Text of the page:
- In an extremely demanding profession, making time and resources spent on teaching and learning efficient and effective for both teachers and students is vital.3.
There is a more equitable learning environment In this day and age, most of us are aware that there is a difference between equality and equity, and one huge plus of competency based education is that it allows all learners to get what they need on an individual basis.
With the traditional way of teaching, students are taught equally, meaning everyone gets the same thing at the same pace, regardless of whether they “get it” or not. This clearly leads to some children being unable to access material due to needing more practice with previous skills, while some might feel bored or frustrated by not being able to move on to learning new skills once they have a solid understanding of the one being taught.
Naturally, when students get what they need as learners, the environment is a more equitable, and hopefully more harmonious one, instead of just getting what everybody gets. With competency based learning, this can look like students working on different skills with different materials in the same classroom at the same time.
A more equitable learning environment is an important benefit of competency based education, and one that could potentially support closing the opportunity gap that exists in the education system, which both contributes to and is influenced by inequities in the larger society. When students receive equitable instruction that is tailored to their pacing as a learner, they are able to master and build upon skills, rather than having a shallow understanding of skills that they are unable to apply independently, or feeling bored, frustrated, and potentially acting out due to being “beyond” the skill at hand.
When students have an equitable learning environment, everyone can thrive.4. There is more room for authentic learning and assessment We all know that assessing student learning is an extremely important part of teaching. Without both summative and formative assessments, teachers do not fully know their students’ understanding of the skills being taught.
With competency based education, teachers facilitate authentic tasks and authentic assessments for students rather than conventional “seat work” or paper-and-pencil tests. When students show their understanding of a skill in an authentic way rather than with a traditional test, it can demonstrate a deeper understanding of a concept, and will almost certainly result in longer-lasting learning.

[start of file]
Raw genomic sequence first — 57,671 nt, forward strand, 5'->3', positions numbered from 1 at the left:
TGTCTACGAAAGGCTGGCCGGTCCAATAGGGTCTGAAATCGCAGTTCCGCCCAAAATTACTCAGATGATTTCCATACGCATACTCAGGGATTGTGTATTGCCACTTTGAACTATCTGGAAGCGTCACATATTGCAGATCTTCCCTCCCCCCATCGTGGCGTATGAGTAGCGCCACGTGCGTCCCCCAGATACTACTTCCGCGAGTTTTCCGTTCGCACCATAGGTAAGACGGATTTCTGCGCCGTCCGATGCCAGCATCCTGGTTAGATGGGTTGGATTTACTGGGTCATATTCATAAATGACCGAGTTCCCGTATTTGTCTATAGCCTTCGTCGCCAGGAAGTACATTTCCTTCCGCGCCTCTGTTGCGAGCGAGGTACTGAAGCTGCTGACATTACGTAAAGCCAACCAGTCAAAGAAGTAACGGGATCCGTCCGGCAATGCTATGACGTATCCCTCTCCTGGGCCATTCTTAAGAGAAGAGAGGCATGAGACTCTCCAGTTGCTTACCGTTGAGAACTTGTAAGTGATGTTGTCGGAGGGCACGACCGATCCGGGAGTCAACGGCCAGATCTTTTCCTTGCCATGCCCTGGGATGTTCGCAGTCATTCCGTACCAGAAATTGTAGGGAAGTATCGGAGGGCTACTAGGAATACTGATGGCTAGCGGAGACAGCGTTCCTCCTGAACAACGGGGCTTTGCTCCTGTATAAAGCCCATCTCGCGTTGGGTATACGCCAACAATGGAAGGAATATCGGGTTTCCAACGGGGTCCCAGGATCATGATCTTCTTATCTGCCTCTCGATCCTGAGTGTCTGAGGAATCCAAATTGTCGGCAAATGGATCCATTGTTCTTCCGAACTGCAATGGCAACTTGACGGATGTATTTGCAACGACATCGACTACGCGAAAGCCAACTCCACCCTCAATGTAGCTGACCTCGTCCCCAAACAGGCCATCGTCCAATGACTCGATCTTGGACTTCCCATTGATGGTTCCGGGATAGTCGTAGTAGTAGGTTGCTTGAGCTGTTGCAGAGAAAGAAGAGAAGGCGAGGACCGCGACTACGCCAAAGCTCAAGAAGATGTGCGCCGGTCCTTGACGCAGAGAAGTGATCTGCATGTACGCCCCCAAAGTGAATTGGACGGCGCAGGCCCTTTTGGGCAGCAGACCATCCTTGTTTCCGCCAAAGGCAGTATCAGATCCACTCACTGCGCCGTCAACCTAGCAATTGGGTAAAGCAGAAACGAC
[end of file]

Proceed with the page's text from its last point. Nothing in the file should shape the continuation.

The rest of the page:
For an example of authentic assessment, think about a student that has been reading a novel and focusing on understanding the themes of the novel. Their summative assessment work might look like notetaking about themes with examples from the text. For a formative assessment, rather than a multiple-choice test on which themes showed up in the novel with examples of them, or even writing a paragraph about a theme from the book with examples to show that theme, they could write an epilogue extending one of the main themes of the novel.
- This is an authentic assessment because it mimics something that one might do in the “real world”- write books! As educators, we could assess an authentic assessment such as this one with a rubric that the student follows as they create their writing.
- Rubrics usually assess students on a number scale– 1 would be a low score for each rubric category, and 4 would be a high score for each category, for example.
This shift to authentic assessment allows students to display more creativity and critical thinking than traditional assessments do, which are both important 21st century skills. They can also give students more feeling of ownership over their work, especially if there is a choice in the summative and/or formative assessments involved.
- Authentic tasks and authentic assessments are also almost always more engaging for the student and more interesting for the teacher to assess, too! 5.
- Students have autonomy over their learning In a traditional classroom, learning is typically teacher-led.
- Teachers, or administration, decide on the curriculum, the pace at which it is taught, and the way in which students demonstrate their understanding.
An important benefit of competency based learning is that it is much more student-centred, and allows students to take leadership over their own learning. When students have transparency about what they have and haven’t mastered yet in a competency based education classroom, they can become advocates for themselves and what they need to work on.
- Self-advocacy is an important skill, and competency based education is an organic way to teach students about themselves and what they need to thrive as learners.
- Understanding themselves as a learner– their strengths, as well as their challenges– is beneficial for all children, regardless of age or grade level.
Furthermore, when students have more autonomy over what they are learning and how much time they spend on learning it, as well as choice in how they show their understanding of it, they will most always care more about what they are learning, reviewing, and practicing than when it is solely teacher-directed.